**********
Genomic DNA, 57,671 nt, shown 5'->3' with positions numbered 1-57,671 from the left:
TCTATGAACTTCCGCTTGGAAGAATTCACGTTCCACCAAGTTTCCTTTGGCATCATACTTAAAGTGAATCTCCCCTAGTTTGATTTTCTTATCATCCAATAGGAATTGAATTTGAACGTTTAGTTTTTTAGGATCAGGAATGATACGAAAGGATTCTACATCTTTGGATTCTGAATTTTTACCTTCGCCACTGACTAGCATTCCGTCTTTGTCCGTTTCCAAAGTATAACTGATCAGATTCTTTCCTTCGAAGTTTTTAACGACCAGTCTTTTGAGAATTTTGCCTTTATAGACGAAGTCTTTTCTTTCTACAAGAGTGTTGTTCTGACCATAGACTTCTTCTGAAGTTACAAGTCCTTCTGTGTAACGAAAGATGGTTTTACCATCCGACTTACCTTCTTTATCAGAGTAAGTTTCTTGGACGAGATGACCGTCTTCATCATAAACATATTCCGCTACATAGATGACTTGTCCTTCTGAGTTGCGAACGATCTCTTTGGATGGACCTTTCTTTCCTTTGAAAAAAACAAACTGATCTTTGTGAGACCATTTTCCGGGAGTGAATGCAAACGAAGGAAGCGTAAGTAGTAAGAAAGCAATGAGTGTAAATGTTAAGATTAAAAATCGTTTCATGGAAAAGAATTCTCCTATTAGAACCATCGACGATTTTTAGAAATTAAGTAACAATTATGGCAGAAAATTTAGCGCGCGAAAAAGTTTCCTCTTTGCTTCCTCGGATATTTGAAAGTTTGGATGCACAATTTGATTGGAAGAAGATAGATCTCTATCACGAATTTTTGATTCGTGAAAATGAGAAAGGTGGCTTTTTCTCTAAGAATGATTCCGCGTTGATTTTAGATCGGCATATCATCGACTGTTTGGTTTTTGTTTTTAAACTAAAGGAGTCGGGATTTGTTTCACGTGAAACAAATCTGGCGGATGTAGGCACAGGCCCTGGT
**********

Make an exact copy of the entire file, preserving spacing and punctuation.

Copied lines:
Genomic DNA, 57,671 nt, shown 5'->3' with positions numbered 1-57,671 from the left:
TCTATGAACTTCCGCTTGGAAGAATTCACGTTCCACCAAGTTTCCTTTGGCATCATACTTAAAGTGAATCTCCCCTAGTTTGATTTTCTTATCATCCAATAGGAATTGAATTTGAACGTTTAGTTTTTTAGGATCAGGAATGATACGAAAGGATTCTACATCTTTGGATTCTGAATTTTTACCTTCGCCACTGACTAGCATTCCGTCTTTGTCCGTTTCCAAAGTATAACTGATCAGATTCTTTCCTTCGAAGTTTTTAACGACCAGTCTTTTGAGAATTTTGCCTTTATAGACGAAGTCTTTTCTTTCTACAAGAGTGTTGTTCTGACCATAGACTTCTTCTGAAGTTACAAGTCCTTCTGTGTAACGAAAGATGGTTTTACCATCCGACTTACCTTCTTTATCAGAGTAAGTTTCTTGGACGAGATGACCGTCTTCATCATAAACATATTCCGCTACATAGATGACTTGTCCTTCTGAGTTGCGAACGATCTCTTTGGATGGACCTTTCTTTCCTTTGAAAAAAACAAACTGATCTTTGTGAGACCATTTTCCGGGAGTGAATGCAAACGAAGGAAGCGTAAGTAGTAAGAAAGCAATGAGTGTAAATGTTAAGATTAAAAATCGTTTCATGGAAAAGAATTCTCCTATTAGAACCATCGACGATTTTTAGAAATTAAGTAACAATTATGGCAGAAAATTTAGCGCGCGAAAAAGTTTCCTCTTTGCTTCCTCGGATATTTGAAAGTTTGGATGCACAATTTGATTGGAAGAAGATAGATCTCTATCACGAATTTTTGATTCGTGAAAATGAGAAAGGTGGCTTTTTCTCTAAGAATGATTCCGCGTTGATTTTAGATCGGCATATCATCGACTGTTTGGTTTTTGTTTTTAAACTAAAGGAGTCGGGATTTGTTTCACGTGAAACAAATCTGGCGGATGTAGGCACAGGCCCTGGT